Hungarian government must suspend and redesign deinstitutionalisation projects
NGOs are demanding the suspension and redesign of deinstitutionalisation projects managed by the Hungarian government with funding from the European Commission. According to the Hungarian Civil Liberties Union (HCLU), the Validity Foundation (formerly MDAC) and the European Network on Independent Living, the scheme to ‘deinstitutionalise’ 29 large institutions breaches national and international laws. The projects, which affect 2,500 people with disabilities and are valued at nearly 24 billion HUF (76 million EUR), are funded by the European Union and will result in further segregation of people with disabilities in hundreds of new mini-institutions. As such, the current scheme must be halted.
In January 2017, the Hungarian Government published a Call for Proposals on Human Resources Development Operational Programme 2.2.2 – 17. Conversion of institutional supply to community-based services – replacing institutional places (EFOP-2.2.2.-17). The aim of the programme is to close down institutions housing large numbers of people with disabilities, to increase their inclusion in the community, and provide individualised support, so that they can live independently. Institutions providing social care services for more than 50 people were encouraged to apply for grants funded by the European Regional Development Fund, worth 23.7 billion HUF (approximately 76 million EUR).
Analysis of the winners’ applications shows that the projects, which affect 2,430 people, fail to comply with regulations on the use of EU funding, its policies on social inclusion and the Fundamental Rights Charter. The building of almost 200 mini-institutions envisaged under the funded projects breaches the European guidelines on deinstitutionalisation, and obligations under the UN Convention on the Rights of Persons with Disabilities (CRPD), as well as national law.
Watch a short film produced by the Hungarian Civil Liberties Union (TASZ):
When ‘deinstitutionalisation’ becomes ‘trans-institutionalisation’:
- Many of the ‘group homes’ will be located away from cities in sparsely inhabited rural settlements, thus further ostracising people with disabilities. Many of the settlements chosen lack public services, have aging communities and declining populations. (For example: Bodonhely – 287 inhabitants, Sopronnémeti – 297 inhabitants, Tormásliget – 292 inhabitants, and Fülpösdaróc – 320 inhabitants).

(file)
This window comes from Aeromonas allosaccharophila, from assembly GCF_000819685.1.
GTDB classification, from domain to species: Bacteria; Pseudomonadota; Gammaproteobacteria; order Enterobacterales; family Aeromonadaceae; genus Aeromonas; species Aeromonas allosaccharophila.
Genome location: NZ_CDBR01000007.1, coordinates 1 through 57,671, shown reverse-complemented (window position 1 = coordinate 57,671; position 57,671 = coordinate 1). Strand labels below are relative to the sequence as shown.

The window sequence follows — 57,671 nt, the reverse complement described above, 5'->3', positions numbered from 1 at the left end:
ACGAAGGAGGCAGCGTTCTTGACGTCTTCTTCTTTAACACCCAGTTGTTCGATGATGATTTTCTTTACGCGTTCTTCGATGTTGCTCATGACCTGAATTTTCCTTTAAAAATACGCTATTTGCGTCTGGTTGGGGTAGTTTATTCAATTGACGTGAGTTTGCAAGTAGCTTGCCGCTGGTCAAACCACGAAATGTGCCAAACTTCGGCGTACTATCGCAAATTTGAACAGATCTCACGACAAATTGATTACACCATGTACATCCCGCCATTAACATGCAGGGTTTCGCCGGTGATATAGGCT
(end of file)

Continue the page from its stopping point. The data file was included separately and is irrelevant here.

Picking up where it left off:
- As has been pointed out by the Hungarian Association for Persons with Intellectual Disability (ÉFOÉSZ), some group homes will be built on flood plains (Táplánszentkereszt); on inaccessible, industrial zones (Barcs); on swampland (Somogyvár), and near a sewage disposal plant (Kéthely).
- In many cases, group homes will be built within the grounds of current large institutions or in the immediate proximity of them (e.g. Táplánszentkereszt, Vésztő, Drávatamási, Kálmáncs, Szabás, Szombathely).
- Residents of the newly built homes will be transported by minibuses to so-called Service Centres which will, in many cases, be established in the area of the former large institutions or in some cases inside them. People will still eat and be cared for as previously, in an institutional setting.
- The new group homes will function as mini-institutions, denying people their independence: people won’t be able to decide where and with whom they live, choose their carers, or make choices about their daily routine. Thus, the EU project aimed at eradicating institutions will ultimately result in the creation of over 180 new mini-institutions.
For these reasons Validity, the European Network on Independent Living and the Hungarian Civil Liberties Union ask the government to suspend the projects currently under implementation and thoroughly redesign the process. In order to achieve this, the signatories also invite the European Commission to call on the government to ensure that new plans meet the standards of the UN Convention on the Rights of Persons with Disabilities. People with disabilities must be fully involved in all aspects of the new scheme, including planning, implementation and monitoring.
“European funding provides a unique opportunity for governments to support people with disabilities to live dignified lives in the community. Wasting such vast sums of public money on building new mini-institutions robs people of the opportunity of being truly included in society and breaches EU and international law. Should these projects be completed as scheduled before the end of 2018, the new institutions will likely remain in place for decades, denying thousands of people with disabilities their independence. It is essential that the process be halted and redesigned in close cooperation with persons with disabilities and Hungarian civil society,” said Steven Allen, interim Executive Director of Validity Foundation.